Network Temporality and Financialization in Duncan Jones's 'Moon' and 'Source Code'
Centennial Review: Speculative Finance, Speculative Fiction Issue
financialization, economics, science fiction, temporality, cinema
Although it is difficult to illustrate how speculative finance and network temporalities affect human life, cinema – especially science fiction films – can create narrative fantasies that illuminate the nature and the pathologies associated with living in the hyper now. In this vein, the instability and volatility of financial temporality can be witnessed in Duncan Jones’s two science fiction films, Moon (2009) and Source Code (2011). In both films, the lead characters are deprived of a clear future or a past, while being forced to live and labor within a perpetually pressured present. Moreover, these volatile characters are also “indebted” men thoroughly inscribed in what in Maurizio Lazzarato argues is the primary social and power relation underlying neoliberalism: the “debtor/creditor relationship” (2011, 7). In neoliberalism’s debt economy, the precariat class contends with precariousness, uncertain futures, and bare life. This essay argues that these films exemplify the ways in which speculative finance commoditizes risk and leverages assets to construct a perpetual present calculated for riskless flows of capital. Despite the main protagonists’ efforts to liberate themselves from the temporal confinement of speculative finance and network capitalism, they nevertheless find themselves trapped within its domain.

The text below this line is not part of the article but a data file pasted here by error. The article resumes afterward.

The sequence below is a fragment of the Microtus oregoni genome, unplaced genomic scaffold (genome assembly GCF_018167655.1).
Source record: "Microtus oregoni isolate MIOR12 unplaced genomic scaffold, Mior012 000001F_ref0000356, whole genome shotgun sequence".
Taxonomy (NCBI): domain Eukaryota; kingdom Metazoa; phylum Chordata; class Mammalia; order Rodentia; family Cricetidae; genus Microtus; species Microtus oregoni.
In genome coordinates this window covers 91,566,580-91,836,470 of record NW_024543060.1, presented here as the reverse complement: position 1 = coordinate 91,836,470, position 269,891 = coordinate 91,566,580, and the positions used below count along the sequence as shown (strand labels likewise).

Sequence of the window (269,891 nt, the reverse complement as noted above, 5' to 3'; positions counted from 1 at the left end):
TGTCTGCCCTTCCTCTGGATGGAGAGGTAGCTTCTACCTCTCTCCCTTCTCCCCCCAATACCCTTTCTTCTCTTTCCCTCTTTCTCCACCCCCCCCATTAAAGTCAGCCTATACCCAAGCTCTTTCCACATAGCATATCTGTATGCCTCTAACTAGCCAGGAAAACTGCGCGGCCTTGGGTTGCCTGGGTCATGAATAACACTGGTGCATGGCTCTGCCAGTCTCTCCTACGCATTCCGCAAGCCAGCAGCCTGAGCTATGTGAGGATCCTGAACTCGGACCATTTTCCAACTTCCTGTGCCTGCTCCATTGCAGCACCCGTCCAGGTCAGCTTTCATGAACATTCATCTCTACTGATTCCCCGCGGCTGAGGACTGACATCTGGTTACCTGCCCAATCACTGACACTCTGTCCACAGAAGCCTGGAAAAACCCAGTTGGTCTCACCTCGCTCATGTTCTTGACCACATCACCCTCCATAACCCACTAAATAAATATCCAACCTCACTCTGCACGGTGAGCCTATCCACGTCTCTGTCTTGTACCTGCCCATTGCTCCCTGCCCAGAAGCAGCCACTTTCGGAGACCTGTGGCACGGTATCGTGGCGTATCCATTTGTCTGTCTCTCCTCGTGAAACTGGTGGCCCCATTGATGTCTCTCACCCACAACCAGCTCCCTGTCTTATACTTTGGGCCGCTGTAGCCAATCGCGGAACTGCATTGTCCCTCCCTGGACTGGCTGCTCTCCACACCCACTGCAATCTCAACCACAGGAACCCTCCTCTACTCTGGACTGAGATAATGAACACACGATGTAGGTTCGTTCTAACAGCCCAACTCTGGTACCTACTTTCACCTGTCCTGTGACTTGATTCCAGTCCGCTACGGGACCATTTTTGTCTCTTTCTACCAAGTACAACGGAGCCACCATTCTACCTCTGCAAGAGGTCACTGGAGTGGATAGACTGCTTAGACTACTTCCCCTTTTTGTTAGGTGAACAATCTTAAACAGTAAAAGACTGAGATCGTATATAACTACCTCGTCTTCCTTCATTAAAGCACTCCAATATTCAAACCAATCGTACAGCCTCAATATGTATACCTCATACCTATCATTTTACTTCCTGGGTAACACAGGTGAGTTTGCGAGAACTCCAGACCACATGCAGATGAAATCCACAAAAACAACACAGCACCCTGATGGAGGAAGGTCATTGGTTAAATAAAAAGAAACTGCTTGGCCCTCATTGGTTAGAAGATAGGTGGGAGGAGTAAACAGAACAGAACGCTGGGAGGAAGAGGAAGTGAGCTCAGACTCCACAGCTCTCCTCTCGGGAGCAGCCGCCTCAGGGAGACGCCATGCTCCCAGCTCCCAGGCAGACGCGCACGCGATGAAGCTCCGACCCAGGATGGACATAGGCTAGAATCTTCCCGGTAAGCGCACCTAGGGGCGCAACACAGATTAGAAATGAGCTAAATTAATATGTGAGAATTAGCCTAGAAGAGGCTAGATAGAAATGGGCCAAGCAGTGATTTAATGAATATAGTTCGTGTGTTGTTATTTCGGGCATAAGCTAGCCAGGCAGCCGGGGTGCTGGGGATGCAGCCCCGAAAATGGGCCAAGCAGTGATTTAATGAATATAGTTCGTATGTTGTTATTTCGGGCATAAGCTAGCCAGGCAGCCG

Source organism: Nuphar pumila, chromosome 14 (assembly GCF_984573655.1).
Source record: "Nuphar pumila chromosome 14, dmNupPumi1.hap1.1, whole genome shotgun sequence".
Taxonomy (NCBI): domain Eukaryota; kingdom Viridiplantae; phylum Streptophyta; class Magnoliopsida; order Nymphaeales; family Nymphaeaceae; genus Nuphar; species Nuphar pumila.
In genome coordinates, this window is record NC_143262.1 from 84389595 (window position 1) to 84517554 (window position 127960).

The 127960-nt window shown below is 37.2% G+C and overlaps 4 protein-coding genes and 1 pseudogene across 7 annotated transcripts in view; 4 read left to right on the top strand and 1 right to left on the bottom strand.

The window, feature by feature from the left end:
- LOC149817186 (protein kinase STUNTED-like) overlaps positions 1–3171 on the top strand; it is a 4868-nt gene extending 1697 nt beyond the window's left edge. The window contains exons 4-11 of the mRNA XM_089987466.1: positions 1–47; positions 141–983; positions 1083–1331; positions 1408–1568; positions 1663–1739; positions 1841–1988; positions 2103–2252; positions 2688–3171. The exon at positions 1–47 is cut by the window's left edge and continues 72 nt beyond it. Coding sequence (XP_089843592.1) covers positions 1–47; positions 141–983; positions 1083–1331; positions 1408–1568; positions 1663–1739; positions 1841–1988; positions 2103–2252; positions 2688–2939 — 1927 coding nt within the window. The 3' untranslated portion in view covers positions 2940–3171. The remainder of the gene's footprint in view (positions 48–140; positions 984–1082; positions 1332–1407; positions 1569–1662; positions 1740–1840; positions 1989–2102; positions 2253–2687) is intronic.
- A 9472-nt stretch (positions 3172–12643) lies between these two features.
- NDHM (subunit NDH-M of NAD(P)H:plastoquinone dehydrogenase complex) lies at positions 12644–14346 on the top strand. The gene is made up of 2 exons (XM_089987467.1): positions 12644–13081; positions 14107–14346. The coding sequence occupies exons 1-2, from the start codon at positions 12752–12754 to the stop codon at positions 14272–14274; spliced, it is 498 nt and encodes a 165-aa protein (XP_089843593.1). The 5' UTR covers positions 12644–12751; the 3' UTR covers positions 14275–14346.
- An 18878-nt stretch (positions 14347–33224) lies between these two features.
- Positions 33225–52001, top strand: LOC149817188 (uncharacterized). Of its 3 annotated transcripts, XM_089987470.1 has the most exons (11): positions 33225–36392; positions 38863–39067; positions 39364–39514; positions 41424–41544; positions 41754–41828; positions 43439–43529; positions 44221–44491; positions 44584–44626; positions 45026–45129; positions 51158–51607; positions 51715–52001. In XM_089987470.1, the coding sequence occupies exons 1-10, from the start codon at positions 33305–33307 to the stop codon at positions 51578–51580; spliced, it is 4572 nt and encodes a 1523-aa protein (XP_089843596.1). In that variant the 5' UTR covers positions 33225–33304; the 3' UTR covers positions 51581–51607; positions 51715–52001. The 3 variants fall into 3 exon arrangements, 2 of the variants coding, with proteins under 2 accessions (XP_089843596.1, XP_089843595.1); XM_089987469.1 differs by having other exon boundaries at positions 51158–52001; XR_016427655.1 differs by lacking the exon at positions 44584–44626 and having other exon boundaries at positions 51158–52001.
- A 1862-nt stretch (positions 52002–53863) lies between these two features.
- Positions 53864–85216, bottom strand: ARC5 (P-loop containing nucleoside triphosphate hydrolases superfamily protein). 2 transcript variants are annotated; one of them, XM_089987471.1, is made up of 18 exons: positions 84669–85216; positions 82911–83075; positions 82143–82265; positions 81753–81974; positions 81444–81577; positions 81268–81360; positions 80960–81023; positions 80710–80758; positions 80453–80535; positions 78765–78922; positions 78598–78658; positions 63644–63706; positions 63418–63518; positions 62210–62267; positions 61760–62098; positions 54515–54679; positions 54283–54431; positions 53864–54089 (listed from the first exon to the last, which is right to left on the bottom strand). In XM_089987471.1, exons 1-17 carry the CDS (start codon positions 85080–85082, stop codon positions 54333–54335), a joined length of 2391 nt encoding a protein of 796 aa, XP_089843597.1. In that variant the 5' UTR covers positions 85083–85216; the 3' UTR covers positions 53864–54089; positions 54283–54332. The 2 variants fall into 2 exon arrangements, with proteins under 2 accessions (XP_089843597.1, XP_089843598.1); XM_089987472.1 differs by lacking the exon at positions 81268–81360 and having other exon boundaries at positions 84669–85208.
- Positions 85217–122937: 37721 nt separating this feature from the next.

Pierson, David P. "Speculative Finance and Network Temporality in Duncan Jones's Moon and Source Code." CR: The New Centennial Review, vol. 19 no. 1, 2019, p. 255-275. Project MUSE muse.jhu.edu/article/723507.